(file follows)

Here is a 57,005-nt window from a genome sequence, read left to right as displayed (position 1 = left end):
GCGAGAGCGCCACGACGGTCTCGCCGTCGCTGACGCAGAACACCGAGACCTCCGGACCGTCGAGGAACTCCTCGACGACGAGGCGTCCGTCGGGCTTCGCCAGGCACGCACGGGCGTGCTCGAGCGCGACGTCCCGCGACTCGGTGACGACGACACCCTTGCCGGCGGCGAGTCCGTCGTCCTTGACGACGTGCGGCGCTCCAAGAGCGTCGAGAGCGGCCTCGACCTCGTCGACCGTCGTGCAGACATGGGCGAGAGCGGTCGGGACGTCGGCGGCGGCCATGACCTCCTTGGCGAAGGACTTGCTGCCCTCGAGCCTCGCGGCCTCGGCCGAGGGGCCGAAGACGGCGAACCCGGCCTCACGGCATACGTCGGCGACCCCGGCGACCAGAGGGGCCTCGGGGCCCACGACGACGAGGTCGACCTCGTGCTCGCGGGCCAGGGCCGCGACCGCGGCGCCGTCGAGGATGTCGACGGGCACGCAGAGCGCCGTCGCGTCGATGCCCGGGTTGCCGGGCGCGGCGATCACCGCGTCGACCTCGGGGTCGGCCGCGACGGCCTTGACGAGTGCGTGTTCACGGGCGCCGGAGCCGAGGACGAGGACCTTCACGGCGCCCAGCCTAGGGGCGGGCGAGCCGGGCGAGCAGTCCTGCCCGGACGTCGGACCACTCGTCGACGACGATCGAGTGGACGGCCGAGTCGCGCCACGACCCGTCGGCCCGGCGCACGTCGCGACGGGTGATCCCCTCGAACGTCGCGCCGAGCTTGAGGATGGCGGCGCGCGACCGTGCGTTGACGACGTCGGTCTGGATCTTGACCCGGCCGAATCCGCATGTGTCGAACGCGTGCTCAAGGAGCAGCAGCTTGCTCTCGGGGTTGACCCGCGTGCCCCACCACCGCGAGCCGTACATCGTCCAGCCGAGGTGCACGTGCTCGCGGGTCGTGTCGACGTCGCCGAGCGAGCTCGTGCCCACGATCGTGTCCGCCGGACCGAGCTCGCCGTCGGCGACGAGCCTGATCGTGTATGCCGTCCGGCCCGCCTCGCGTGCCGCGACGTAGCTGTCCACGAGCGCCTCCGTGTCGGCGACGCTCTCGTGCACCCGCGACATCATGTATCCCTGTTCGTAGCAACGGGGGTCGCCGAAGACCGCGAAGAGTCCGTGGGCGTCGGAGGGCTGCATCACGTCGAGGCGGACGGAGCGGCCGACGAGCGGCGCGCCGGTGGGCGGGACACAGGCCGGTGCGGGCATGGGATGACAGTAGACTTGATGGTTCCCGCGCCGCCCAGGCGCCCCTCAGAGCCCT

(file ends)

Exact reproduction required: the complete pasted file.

Here is a 57,005-nt window from a genome sequence, read left to right as displayed (position 1 = left end):
GCGAGAGCGCCACGACGGTCTCGCCGTCGCTGACGCAGAACACCGAGACCTCCGGACCGTCGAGGAACTCCTCGACGACGAGGCGTCCGTCGGGCTTCGCCAGGCACGCACGGGCGTGCTCGAGCGCGACGTCCCGCGACTCGGTGACGACGACACCCTTGCCGGCGGCGAGTCCGTCGTCCTTGACGACGTGCGGCGCTCCAAGAGCGTCGAGAGCGGCCTCGACCTCGTCGACCGTCGTGCAGACATGGGCGAGAGCGGTCGGGACGTCGGCGGCGGCCATGACCTCCTTGGCGAAGGACTTGCTGCCCTCGAGCCTCGCGGCCTCGGCCGAGGGGCCGAAGACGGCGAACCCGGCCTCACGGCATACGTCGGCGACCCCGGCGACCAGAGGGGCCTCGGGGCCCACGACGACGAGGTCGACCTCGTGCTCGCGGGCCAGGGCCGCGACCGCGGCGCCGTCGAGGATGTCGACGGGCACGCAGAGCGCCGTCGCGTCGATGCCCGGGTTGCCGGGCGCGGCGATCACCGCGTCGACCTCGGGGTCGGCCGCGACGGCCTTGACGAGTGCGTGTTCACGGGCGCCGGAGCCGAGGACGAGGACCTTCACGGCGCCCAGCCTAGGGGCGGGCGAGCCGGGCGAGCAGTCCTGCCCGGACGTCGGACCACTCGTCGACGACGATCGAGTGGACGGCCGAGTCGCGCCACGACCCGTCGGCCCGGCGCACGTCGCGACGGGTGATCCCCTCGAACGTCGCGCCGAGCTTGAGGATGGCGGCGCGCGACCGTGCGTTGACGACGTCGGTCTGGATCTTGACCCGGCCGAATCCGCATGTGTCGAACGCGTGCTCAAGGAGCAGCAGCTTGCTCTCGGGGTTGACCCGCGTGCCCCACCACCGCGAGCCGTACATCGTCCAGCCGAGGTGCACGTGCTCGCGGGTCGTGTCGACGTCGCCGAGCGAGCTCGTGCCCACGATCGTGTCCGCCGGACCGAGCTCGCCGTCGGCGACGAGCCTGATCGTGTATGCCGTCCGGCCCGCCTCGCGTGCCGCGACGTAGCTGTCCACGAGCGCCTCCGTGTCGGCGACGCTCTCGTGCACCCGCGACATCATGTATCCCTGTTCGTAGCAACGGGGGTCGCCGAAGACCGCGAAGAGTCCGTGGGCGTCGGAGGGCTGCATCACGTCGAGGCGGACGGAGCGGCCGACGAGCGGCGCGCCGGTGGGCGGGACACAGGCCGGTGCGGGCATGGGATGACAGTAGACTTGATGGTTCCCGCGCCGCCCAGGCGCCCCTCAGAGCCCT